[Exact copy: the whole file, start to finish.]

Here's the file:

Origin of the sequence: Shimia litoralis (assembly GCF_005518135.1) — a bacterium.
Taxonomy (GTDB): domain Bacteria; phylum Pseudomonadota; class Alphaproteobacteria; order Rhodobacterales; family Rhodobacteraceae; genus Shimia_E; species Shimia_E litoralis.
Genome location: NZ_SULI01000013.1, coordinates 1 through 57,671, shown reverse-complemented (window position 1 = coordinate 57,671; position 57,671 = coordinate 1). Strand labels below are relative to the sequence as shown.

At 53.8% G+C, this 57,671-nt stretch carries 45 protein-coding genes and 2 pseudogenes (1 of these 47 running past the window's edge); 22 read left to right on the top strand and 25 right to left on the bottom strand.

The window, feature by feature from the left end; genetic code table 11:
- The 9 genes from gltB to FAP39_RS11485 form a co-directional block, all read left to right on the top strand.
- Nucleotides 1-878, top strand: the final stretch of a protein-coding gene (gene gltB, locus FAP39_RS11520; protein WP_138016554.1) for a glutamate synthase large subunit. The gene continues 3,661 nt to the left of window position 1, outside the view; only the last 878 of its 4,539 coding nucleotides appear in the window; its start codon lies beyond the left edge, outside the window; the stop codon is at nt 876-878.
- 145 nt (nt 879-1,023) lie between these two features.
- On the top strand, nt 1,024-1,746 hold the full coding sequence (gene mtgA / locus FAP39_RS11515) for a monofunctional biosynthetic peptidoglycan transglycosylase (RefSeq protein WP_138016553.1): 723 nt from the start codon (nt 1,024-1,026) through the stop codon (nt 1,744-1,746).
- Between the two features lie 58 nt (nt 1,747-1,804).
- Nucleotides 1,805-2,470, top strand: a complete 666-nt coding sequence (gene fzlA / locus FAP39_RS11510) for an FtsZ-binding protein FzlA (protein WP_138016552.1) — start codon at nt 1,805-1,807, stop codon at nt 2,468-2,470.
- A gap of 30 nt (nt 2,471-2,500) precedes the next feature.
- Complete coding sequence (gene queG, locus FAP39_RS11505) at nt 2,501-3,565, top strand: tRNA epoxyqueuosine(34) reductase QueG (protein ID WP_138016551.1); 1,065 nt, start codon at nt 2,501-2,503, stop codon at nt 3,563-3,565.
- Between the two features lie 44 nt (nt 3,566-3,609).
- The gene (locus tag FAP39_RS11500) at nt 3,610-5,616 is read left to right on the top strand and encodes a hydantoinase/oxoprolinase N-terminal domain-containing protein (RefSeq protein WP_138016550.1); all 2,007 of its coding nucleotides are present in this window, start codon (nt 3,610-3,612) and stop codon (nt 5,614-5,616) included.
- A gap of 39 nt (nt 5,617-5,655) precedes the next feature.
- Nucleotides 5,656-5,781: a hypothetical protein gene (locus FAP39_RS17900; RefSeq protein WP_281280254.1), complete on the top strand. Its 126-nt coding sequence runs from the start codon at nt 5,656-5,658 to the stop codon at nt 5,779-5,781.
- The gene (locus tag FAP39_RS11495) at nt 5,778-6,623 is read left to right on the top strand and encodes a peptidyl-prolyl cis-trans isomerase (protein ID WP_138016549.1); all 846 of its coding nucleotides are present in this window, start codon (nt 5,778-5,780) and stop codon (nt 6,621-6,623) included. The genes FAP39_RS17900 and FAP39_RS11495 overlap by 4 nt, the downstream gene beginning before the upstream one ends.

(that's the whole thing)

Origin of the sequence: Shimia litoralis (assembly GCF_005518135.1) — a bacterium.
Taxonomy (GTDB): domain Bacteria; phylum Pseudomonadota; class Alphaproteobacteria; order Rhodobacterales; family Rhodobacteraceae; genus Shimia_E; species Shimia_E litoralis.
Genome location: NZ_SULI01000013.1, coordinates 1 through 57,671, shown reverse-complemented (window position 1 = coordinate 57,671; position 57,671 = coordinate 1). Strand labels below are relative to the sequence as shown.

At 53.8% G+C, this 57,671-nt stretch carries 45 protein-coding genes and 2 pseudogenes (1 of these 47 running past the window's edge); 22 read left to right on the top strand and 25 right to left on the bottom strand.

The window, feature by feature from the left end; genetic code table 11:
- The 9 genes from gltB to FAP39_RS11485 form a co-directional block, all read left to right on the top strand.
- Nucleotides 1-878, top strand: the final stretch of a protein-coding gene (gene gltB, locus FAP39_RS11520; protein WP_138016554.1) for a glutamate synthase large subunit. The gene continues 3,661 nt to the left of window position 1, outside the view; only the last 878 of its 4,539 coding nucleotides appear in the window; its start codon lies beyond the left edge, outside the window; the stop codon is at nt 876-878.
- 145 nt (nt 879-1,023) lie between these two features.
- On the top strand, nt 1,024-1,746 hold the full coding sequence (gene mtgA / locus FAP39_RS11515) for a monofunctional biosynthetic peptidoglycan transglycosylase (RefSeq protein WP_138016553.1): 723 nt from the start codon (nt 1,024-1,026) through the stop codon (nt 1,744-1,746).
- Between the two features lie 58 nt (nt 1,747-1,804).
- Nucleotides 1,805-2,470, top strand: a complete 666-nt coding sequence (gene fzlA / locus FAP39_RS11510) for an FtsZ-binding protein FzlA (protein WP_138016552.1) — start codon at nt 1,805-1,807, stop codon at nt 2,468-2,470.
- A gap of 30 nt (nt 2,471-2,500) precedes the next feature.
- Complete coding sequence (gene queG, locus FAP39_RS11505) at nt 2,501-3,565, top strand: tRNA epoxyqueuosine(34) reductase QueG (protein ID WP_138016551.1); 1,065 nt, start codon at nt 2,501-2,503, stop codon at nt 3,563-3,565.
- Between the two features lie 44 nt (nt 3,566-3,609).
- The gene (locus tag FAP39_RS11500) at nt 3,610-5,616 is read left to right on the top strand and encodes a hydantoinase/oxoprolinase N-terminal domain-containing protein (RefSeq protein WP_138016550.1); all 2,007 of its coding nucleotides are present in this window, start codon (nt 3,610-3,612) and stop codon (nt 5,614-5,616) included.
- A gap of 39 nt (nt 5,617-5,655) precedes the next feature.
- Nucleotides 5,656-5,781: a hypothetical protein gene (locus FAP39_RS17900; RefSeq protein WP_281280254.1), complete on the top strand. Its 126-nt coding sequence runs from the start codon at nt 5,656-5,658 to the stop codon at nt 5,779-5,781.
- The gene (locus tag FAP39_RS11495) at nt 5,778-6,623 is read left to right on the top strand and encodes a peptidyl-prolyl cis-trans isomerase (protein ID WP_138016549.1); all 846 of its coding nucleotides are present in this window, start codon (nt 5,778-5,780) and stop codon (nt 6,621-6,623) included. The genes FAP39_RS17900 and FAP39_RS11495 overlap by 4 nt, the downstream gene beginning before the upstream one ends.